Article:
The main assumption of Bush's new Iraq tactical plan seemed to be that Prime Minister Maliki's government is a separate entity from the political forces around him. A indepedent central government, in Bush's formulation, should be willing to put down death squads and other terrorists in the interest of the "Iraqi nation."
If it's true that Maliki now sees himself as the "George Washington" of Iraq, willing to alienate -- or even attack -- those Shiite forces (supported by Iran) that elevated him to power, then Bush's argument (that Iraqi forces supported by US forces will put down the militias) makes sense. It also assumes that Maliki has the confidence that al-Sadr (or his successor) won't wait out the US presence, and rise against a (disloyal) Maliki in a year or two, after the US forces have withdrawn.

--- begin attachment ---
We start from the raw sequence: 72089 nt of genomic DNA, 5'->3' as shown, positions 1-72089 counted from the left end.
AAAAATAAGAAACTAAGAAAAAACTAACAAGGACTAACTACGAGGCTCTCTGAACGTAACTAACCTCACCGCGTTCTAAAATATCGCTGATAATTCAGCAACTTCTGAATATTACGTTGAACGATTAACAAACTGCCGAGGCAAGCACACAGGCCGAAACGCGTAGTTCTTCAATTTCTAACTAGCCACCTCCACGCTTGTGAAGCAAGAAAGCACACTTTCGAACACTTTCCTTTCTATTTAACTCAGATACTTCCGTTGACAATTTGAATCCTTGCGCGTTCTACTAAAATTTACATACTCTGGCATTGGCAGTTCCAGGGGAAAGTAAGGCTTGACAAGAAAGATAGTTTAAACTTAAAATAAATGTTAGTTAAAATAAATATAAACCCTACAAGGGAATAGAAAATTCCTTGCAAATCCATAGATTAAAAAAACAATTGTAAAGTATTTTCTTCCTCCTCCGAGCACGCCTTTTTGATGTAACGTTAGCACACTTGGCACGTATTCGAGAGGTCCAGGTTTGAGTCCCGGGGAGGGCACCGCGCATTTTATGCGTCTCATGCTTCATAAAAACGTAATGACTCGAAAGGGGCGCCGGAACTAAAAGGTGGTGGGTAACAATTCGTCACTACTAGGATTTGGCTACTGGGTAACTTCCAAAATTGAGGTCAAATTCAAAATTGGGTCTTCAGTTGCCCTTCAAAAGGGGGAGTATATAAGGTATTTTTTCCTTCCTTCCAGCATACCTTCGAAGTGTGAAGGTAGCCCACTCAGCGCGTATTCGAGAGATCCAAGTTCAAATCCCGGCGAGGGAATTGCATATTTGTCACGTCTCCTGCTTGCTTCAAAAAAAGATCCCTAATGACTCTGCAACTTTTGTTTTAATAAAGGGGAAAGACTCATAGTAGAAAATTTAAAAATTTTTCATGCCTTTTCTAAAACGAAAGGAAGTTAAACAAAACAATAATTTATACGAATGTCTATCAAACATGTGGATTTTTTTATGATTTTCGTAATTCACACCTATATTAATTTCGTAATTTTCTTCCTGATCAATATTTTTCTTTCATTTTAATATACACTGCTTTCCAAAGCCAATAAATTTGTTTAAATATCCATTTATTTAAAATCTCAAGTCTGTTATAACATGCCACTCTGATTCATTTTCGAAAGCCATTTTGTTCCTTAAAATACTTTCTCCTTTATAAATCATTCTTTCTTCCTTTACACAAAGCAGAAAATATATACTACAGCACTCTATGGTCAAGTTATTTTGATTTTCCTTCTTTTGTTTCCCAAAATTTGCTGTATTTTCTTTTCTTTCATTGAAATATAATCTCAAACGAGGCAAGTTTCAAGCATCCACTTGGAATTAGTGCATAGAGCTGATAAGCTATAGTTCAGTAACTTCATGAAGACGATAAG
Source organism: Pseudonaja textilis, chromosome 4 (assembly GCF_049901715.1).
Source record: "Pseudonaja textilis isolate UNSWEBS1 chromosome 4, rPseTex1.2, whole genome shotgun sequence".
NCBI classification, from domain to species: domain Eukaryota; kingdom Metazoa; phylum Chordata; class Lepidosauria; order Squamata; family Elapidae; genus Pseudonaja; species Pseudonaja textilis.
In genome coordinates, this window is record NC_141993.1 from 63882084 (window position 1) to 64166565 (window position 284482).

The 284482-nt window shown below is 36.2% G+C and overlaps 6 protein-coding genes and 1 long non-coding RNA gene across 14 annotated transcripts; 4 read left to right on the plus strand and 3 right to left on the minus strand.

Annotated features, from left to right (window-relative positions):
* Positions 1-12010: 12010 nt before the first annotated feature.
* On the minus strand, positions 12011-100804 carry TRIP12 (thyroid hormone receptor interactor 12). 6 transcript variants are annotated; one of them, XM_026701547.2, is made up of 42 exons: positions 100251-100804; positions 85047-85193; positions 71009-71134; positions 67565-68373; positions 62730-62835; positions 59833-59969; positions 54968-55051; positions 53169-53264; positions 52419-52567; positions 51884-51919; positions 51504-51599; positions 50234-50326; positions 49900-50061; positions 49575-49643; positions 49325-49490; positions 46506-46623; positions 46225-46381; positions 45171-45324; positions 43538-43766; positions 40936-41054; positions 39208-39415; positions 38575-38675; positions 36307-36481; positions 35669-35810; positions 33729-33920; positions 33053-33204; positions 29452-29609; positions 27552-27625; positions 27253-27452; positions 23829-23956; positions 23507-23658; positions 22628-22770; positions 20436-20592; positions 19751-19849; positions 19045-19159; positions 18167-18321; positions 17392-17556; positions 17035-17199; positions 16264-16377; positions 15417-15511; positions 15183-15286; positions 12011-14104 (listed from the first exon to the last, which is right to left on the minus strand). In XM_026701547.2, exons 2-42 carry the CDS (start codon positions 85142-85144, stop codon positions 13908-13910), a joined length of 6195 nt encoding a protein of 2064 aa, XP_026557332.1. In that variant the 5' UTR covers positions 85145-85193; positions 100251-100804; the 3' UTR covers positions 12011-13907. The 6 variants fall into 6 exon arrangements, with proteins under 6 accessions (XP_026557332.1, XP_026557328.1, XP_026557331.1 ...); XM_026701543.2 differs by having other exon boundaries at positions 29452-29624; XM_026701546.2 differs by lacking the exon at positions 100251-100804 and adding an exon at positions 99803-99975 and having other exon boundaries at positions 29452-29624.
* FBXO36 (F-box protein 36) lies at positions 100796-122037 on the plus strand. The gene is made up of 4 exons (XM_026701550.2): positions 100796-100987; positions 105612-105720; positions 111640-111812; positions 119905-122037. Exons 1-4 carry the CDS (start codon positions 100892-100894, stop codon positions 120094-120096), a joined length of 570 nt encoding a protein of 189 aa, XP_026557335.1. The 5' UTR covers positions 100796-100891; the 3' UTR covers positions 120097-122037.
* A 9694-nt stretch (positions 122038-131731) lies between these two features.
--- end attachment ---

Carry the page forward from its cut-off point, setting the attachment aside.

If, however, you believe that Maliki's rise is through the 'grace' of al-Sadr and other radical Shiites, then what Bush is asking for is for Maliki to turn on his own 'base' and embrace the cause of a 'greater Iraq.' At a practical matter, this appears to be protecting Sunnis at the expense of Shiites. (The Kurds seem, for all intents and purposes, to have removed themselves from the civil war in the South.)
Asking Maliki to turn on al-Sadr and the Shiites is something like (albeit on a lesser scale) asking Bush himself to turn on Christian evangelicals.
What did Karl Rove always preach about tending to the 'base'?